President Obama and Indian Prime Minister Narendra Modi announced on Sunday that the two countries will work together to fight global climate change, laying out a set of goals that the two countries hope “will expand policy dialogues and technical work on clean energy and low greenhouse gas emissions technologies.”
While not a concrete emissions reductions agreement like the one Obama reached with China this past November, the deal includes efforts to cooperate on reducing emissions of fluorinated gases, boost India’s promotion of clean energy investment, and partner to reduce the debilitating air pollution that has plagued many of India’s cities.
US President Barack Obama’s “historic” climate deal with China last November raised expectations that his visit to India would produce something similar. Back in November the world’s largest carbon emitter, China, announced for the first time that its emissions would peak by 2030. USA, the second biggest polluter, said it would cut carbon emissions by 26%-28% by 2025 compared with 2005 levels.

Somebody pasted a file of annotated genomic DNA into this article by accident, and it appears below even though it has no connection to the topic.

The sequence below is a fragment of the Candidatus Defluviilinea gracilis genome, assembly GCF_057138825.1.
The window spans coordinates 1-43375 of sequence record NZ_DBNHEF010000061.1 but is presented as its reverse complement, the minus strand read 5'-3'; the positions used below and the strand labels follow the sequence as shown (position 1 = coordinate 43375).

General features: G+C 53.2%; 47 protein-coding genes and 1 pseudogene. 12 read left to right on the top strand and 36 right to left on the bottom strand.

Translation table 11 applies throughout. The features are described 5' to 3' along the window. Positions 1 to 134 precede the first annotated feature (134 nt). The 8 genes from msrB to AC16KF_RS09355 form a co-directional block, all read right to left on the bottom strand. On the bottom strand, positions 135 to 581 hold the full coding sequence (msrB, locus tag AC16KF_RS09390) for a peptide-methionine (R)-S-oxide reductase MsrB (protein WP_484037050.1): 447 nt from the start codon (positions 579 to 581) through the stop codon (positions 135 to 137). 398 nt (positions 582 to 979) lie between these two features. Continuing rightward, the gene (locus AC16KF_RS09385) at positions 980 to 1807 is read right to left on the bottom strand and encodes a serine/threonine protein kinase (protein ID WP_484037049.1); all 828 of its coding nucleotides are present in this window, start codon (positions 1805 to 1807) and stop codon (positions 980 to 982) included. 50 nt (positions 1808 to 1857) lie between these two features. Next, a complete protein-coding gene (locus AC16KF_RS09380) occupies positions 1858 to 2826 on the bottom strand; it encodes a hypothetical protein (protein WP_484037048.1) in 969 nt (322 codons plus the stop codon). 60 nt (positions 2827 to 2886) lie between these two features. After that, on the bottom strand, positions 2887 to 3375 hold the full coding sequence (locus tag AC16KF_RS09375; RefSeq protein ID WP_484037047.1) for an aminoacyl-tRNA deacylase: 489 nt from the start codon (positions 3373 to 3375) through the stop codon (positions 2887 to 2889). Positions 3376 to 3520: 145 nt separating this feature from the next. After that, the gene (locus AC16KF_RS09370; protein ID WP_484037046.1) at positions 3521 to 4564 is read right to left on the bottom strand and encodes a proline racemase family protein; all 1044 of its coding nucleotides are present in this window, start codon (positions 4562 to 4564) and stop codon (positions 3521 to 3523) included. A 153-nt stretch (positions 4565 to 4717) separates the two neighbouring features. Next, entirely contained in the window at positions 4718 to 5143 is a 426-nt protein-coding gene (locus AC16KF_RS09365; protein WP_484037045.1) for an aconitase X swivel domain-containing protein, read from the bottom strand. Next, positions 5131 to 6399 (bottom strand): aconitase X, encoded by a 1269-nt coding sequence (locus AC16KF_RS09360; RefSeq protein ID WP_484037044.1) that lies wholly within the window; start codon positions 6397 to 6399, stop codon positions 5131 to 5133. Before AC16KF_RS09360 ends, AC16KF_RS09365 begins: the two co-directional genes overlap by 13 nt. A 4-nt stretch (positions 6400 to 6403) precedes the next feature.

“The world does not expect India to make a similar announcement (like the US-China one),” Indian Environment Minister Prakash Javadekar told the BBC during the UN climate meeting in Peru last December.
“And yet, just one major plan to install 100,000 MW (megaWatts) of solar power will mean we will be delivering more than others in the global fight against climate change.”
India’s new government led by Narendra Modi had announced that the country would generate as much as 100 Gigawatts (GW) of solar power by 2022.
During the UN climate talks in Lima, countries agreed a March 2015 deadline to publicly state what actions they intend to take to keep any global temperature increase below the 2ºC which scientists say is a must to avoid dangerous climate change.
The United States is pushing for a Paris deal that would for the first time see all major climate-polluting nations take equal legal responsibility for tackling climate change, while recognizing that wealthier and longer-polluting countries like the United States will have to take heavier cuts. India, meanwhile, has argued that the United States and other wealthy countries have essentially reneged on two decades of promises to cut emissions and deliver funding and has blasted wealthy nations for demanding that still-developing countries take on new responsibilities.